Once Your Are HIPAA Compliant, Then What?

Once you have achieved HIPAA compliance, it is then important that procedures and policies be put into place to maintain compliance. Employers must keep a record that all employees have received proper HIPAA training. They need to understand how HIPAA is implemented in your office. If you switch IT companies, you will need to make certain that the new company is HIPAA compliant, and they will need to provide you with a Business Associate Agreement. Yes, HIPAA compliance is a never ending task for businesses that handle patient health information.

If you are concerned about understanding and meeting all of the “required” and “addressable” security standards and implementation specifications your business must have in order to be HIPAA compliant, consider bringing in Colington Consulting to review the status of your HIPAA compliance program. Colington Consulting are experts in the field who know the HIPAA rules inside and out. They will help you avoid problems and steep fines by ensuring your business is meeting HIPAA compliance requirements,  relieving you from any doubt about the status of your business’s HIPAA compliance.

Technical Dr. Inc.'s insight:
Contact Details :

inquiry@technicaldr.com or 877-910-0004
www.technicaldr.com

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Why Anthem Was Wrong Not to Encrypt

Why Anthem Was Wrong Not to Encrypt | HIPAA Compliance for Medical Practices | Scoop.it

Being provocative isn’t always helpful. Such is the case with Fred Trotter’s recent headline ‒ Why Anthem Was Right Not To Encrypt.

His argument that encryption wasn’t to blame for the largest healthcare data breach in U.S. history is technically correct, but lost in that technical argument is the fact that healthcare organizations are notably lax in their overall security profile. I found this out firsthand last year when I logged onto the network of a 300+ bed hospital about 2,000 miles away from my home office in Phoenix. I used a chrome browser and a single malicious IP address that was provided by Norse. I wrote about the details of that here ‒ Just How Secure Are IT Network In Healthcare? Spoiler‒alert, the answer to that question is not very.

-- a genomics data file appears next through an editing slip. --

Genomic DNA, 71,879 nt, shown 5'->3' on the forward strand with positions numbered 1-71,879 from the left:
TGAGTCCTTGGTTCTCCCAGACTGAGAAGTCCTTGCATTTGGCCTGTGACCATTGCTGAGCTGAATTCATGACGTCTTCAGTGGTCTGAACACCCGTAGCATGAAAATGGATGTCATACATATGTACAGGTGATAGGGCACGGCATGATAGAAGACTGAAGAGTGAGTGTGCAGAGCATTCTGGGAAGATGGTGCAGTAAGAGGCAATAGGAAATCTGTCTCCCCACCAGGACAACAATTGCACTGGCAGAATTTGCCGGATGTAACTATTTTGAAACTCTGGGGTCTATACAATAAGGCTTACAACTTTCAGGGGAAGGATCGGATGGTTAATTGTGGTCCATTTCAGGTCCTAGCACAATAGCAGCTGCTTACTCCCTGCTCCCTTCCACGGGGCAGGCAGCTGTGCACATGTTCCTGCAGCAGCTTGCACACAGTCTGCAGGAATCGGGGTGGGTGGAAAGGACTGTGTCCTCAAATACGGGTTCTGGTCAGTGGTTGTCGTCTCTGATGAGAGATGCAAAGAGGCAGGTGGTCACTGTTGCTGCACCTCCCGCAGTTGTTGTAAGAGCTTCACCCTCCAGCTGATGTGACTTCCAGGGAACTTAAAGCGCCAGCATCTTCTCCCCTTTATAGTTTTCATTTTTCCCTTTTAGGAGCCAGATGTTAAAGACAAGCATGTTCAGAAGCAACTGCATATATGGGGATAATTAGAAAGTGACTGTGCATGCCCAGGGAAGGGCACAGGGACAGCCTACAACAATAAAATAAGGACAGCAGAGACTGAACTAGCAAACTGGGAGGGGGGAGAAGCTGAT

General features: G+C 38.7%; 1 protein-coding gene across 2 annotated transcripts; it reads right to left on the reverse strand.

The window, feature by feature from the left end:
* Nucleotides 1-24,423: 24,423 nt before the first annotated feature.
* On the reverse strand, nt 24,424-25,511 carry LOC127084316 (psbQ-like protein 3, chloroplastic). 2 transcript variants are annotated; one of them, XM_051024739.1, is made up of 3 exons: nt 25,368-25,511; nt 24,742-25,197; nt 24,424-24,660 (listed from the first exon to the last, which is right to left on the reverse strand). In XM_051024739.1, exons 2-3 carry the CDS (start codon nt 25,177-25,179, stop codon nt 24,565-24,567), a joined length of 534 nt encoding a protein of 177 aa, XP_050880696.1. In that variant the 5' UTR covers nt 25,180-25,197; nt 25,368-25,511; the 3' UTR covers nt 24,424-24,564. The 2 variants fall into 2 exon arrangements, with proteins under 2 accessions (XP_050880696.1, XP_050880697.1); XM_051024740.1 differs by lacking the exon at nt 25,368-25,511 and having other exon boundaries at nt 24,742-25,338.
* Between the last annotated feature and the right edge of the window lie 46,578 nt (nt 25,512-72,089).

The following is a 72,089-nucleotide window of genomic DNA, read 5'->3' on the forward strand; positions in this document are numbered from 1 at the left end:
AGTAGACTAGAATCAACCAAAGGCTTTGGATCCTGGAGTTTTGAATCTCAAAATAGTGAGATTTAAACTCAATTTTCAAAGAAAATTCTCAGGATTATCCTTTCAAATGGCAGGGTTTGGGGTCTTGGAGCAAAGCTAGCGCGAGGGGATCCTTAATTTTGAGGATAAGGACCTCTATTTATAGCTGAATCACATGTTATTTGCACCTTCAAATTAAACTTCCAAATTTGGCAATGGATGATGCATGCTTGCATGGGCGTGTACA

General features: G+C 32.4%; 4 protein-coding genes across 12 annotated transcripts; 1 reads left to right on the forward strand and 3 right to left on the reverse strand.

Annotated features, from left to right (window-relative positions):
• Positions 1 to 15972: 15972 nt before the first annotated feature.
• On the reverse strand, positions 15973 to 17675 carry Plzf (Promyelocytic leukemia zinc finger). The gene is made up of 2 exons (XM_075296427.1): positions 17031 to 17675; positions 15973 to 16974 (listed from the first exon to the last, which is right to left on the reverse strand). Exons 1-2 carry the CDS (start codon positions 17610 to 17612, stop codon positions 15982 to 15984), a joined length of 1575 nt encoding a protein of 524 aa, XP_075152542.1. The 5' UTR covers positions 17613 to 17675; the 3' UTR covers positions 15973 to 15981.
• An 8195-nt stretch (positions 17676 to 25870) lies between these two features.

I encourage everyone to read Fred’s article, of course, but the gist of his argument is that technically ‒ data encryption isn’t a simple choice and it has the potential to cause data processing delays. That can be a critical decision when the accessibility of patient records are urgently needed. It’s also a valid point to argue that the Anthem breach should not be blamed on data that was unencrypted, but the healine itself is misleading ‒ at best.


I don’t disagree with Fred’s narrow technical argument, but there is definitely a larger issue that he chose to ignore. That larger issue ‒ and one I’ve written about frequently ‒ is what industry experts call a “culture of security.” The sheer volume of data breaches suggests a serious lack of that culture specifically in healthcare.  The SANS Institute report last year highlights the dire state of cybersecurity in healthcare. New Cyberthreat report by SANS Institute Delivers Chilling Warning to Healthcare Industry

Less than 6 months prior to the time Anthem pulicized their breach earlier this month, Community Health Systems (CHS) announced their breach of 4.5 million patient records. Some of the top security analysts have already begun to link the two (Anthem and CHS) ‒ right down to the lethal vulnerability that was discovered last April ‒ the Heartbleed bug. There’s even speculation that the actual breaches at both Anthem and CHS may have occurred in fairly close proximity to each other (after April of last year). Again, something I covered here: Are the Data Breaches at Anthem and CHS Linked?

That “culture of security” means that there’s a technical basis ‒ and logic ‒ to use the appropriate technology (both software and hardware in tandem) to ensure that adequate data (and network) security is in place. Note the use of that word ‒ adequate.

There will never be a perfect. The attack surface in increasing ‒ exponentially with IoT ‒ and the attackers have only to find one vulnerability once. Defenders, on the other hand, need to defend against all vulnerabilities ‒ all the time. That equation gives the attackers the upperhand and the gap between attacker and defenders is widening.

In the end ‒ we’ll likely see at least 2 outcomes from these new mega breaches.

  1. If it’s determined ‒ in court ‒ that the breach was the result of the Heartbleed bug,  both Anthem and CHS will have a much harder time defending against negligence ‒ which means the damage awards will be significant.
  2. Whatever the final cost of both breaches (and those yet to come), as always, they will be passed on to each of us as patients and healthcare consumers in the form of higher premiums.